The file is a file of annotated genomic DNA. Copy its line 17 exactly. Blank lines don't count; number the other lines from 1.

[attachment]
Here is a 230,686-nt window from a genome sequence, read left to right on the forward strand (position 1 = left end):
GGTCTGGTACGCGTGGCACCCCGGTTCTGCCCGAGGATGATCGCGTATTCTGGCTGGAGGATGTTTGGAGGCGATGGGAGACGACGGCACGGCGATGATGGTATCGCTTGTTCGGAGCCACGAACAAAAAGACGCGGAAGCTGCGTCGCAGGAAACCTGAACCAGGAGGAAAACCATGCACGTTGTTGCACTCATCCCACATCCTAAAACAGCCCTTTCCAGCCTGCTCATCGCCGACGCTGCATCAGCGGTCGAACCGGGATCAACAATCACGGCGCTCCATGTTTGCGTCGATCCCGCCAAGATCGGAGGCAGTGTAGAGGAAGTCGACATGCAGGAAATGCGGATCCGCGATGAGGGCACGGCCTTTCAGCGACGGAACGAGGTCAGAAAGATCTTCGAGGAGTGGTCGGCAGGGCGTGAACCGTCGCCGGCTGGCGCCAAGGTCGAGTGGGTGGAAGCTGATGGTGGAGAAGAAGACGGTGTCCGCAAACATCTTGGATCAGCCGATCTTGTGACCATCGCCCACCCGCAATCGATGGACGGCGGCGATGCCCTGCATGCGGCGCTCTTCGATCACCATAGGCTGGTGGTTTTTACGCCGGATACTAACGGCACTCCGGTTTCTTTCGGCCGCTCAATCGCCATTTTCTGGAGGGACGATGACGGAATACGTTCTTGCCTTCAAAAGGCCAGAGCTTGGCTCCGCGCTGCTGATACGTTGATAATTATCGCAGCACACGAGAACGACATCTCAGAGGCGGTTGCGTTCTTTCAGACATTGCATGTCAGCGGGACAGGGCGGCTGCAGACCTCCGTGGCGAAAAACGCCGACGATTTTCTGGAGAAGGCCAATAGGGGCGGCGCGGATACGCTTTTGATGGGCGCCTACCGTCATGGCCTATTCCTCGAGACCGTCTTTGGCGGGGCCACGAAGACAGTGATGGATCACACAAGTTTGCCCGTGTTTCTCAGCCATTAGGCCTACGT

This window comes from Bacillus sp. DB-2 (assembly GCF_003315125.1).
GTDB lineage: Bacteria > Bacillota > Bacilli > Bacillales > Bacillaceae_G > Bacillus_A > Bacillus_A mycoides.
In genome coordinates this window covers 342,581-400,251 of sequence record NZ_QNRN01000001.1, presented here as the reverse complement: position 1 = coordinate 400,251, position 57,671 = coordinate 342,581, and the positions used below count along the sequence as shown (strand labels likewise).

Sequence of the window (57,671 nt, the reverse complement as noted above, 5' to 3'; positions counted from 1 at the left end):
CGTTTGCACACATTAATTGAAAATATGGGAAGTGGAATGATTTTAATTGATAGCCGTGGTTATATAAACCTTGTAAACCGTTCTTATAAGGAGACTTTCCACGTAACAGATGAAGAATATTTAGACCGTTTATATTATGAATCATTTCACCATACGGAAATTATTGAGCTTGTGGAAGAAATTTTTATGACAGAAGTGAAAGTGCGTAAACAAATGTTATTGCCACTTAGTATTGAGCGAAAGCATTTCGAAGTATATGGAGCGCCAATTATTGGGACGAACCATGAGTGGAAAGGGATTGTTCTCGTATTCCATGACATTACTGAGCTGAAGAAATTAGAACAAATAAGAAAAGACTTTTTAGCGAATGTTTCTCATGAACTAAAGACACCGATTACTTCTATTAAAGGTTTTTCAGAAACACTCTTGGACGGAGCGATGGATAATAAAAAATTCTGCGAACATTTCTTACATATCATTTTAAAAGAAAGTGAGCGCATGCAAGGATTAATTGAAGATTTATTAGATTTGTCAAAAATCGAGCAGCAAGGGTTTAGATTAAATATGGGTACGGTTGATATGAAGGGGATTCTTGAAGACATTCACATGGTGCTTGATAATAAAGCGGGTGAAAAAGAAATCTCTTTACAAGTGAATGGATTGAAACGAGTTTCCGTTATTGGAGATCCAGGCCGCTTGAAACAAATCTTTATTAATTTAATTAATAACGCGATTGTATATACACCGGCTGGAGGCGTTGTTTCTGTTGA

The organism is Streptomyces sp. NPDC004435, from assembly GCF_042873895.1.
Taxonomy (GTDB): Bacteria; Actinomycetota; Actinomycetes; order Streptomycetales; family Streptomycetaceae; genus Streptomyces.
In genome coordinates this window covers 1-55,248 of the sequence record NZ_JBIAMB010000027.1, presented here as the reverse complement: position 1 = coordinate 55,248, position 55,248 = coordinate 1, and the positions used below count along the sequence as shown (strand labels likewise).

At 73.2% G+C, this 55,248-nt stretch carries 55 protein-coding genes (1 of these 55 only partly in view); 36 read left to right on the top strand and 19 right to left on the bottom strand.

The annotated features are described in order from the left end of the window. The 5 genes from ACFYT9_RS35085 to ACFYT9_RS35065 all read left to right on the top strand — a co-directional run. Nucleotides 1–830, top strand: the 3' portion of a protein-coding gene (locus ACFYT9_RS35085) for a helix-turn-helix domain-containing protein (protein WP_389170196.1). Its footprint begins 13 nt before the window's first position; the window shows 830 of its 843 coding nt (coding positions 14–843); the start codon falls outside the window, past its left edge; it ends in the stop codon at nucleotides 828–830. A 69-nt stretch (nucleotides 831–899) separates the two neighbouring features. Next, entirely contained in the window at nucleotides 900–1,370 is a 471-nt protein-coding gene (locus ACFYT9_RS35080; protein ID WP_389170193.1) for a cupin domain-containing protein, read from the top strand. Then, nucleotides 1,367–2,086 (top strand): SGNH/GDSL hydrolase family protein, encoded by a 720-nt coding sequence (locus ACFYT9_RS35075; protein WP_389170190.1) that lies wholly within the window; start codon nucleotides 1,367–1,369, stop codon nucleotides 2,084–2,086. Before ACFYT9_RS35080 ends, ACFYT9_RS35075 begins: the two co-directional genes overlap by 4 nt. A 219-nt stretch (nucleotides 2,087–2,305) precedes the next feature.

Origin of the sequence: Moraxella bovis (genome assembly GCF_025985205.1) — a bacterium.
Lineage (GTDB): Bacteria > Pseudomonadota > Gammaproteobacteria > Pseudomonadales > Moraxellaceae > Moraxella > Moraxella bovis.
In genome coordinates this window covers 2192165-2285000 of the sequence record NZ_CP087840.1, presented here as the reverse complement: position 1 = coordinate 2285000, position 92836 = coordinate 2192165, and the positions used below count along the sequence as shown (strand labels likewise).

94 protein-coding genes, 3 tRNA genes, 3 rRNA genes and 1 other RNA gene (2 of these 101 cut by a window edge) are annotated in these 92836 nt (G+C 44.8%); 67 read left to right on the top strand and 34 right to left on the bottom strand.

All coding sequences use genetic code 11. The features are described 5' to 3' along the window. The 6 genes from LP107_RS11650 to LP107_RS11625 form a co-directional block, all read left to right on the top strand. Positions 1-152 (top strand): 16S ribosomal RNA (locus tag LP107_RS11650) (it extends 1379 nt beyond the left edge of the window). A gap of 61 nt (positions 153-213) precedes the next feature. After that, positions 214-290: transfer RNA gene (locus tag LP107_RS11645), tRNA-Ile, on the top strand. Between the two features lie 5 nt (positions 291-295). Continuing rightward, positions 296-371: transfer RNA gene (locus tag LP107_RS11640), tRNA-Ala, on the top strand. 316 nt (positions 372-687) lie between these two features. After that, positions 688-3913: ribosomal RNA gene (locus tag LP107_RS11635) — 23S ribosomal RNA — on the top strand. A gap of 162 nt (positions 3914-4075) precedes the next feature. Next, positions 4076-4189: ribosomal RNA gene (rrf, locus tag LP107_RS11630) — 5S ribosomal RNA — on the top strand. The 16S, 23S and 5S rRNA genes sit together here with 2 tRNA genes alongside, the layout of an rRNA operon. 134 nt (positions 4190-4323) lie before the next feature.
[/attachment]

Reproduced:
All coding sequences use genetic code 11. The features are described 5' to 3' along the window. The 6 genes from LP107_RS11650 to LP107_RS11625 form a co-directional block, all read left to right on the top strand. Positions 1-152 (top strand): 16S ribosomal RNA (locus tag LP107_RS11650) (it extends 1379 nt beyond the left edge of the window). A gap of 61 nt (positions 153-213) precedes the next feature. After that, positions 214-290: transfer RNA gene (locus tag LP107_RS11645), tRNA-Ile, on the top strand. Between the two features lie 5 nt (positions 291-295). Continuing rightward, positions 296-371: transfer RNA gene (locus tag LP107_RS11640), tRNA-Ala, on the top strand. 316 nt (positions 372-687) lie between these two features. After that, positions 688-3913: ribosomal RNA gene (locus tag LP107_RS11635) — 23S ribosomal RNA — on the top strand. A gap of 162 nt (positions 3914-4075) precedes the next feature. Next, positions 4076-4189: ribosomal RNA gene (rrf, locus tag LP107_RS11630) — 5S ribosomal RNA — on the top strand. The 16S, 23S and 5S rRNA genes sit together here with 2 tRNA genes alongside, the layout of an rRNA operon. 134 nt (positions 4190-4323) lie before the next feature.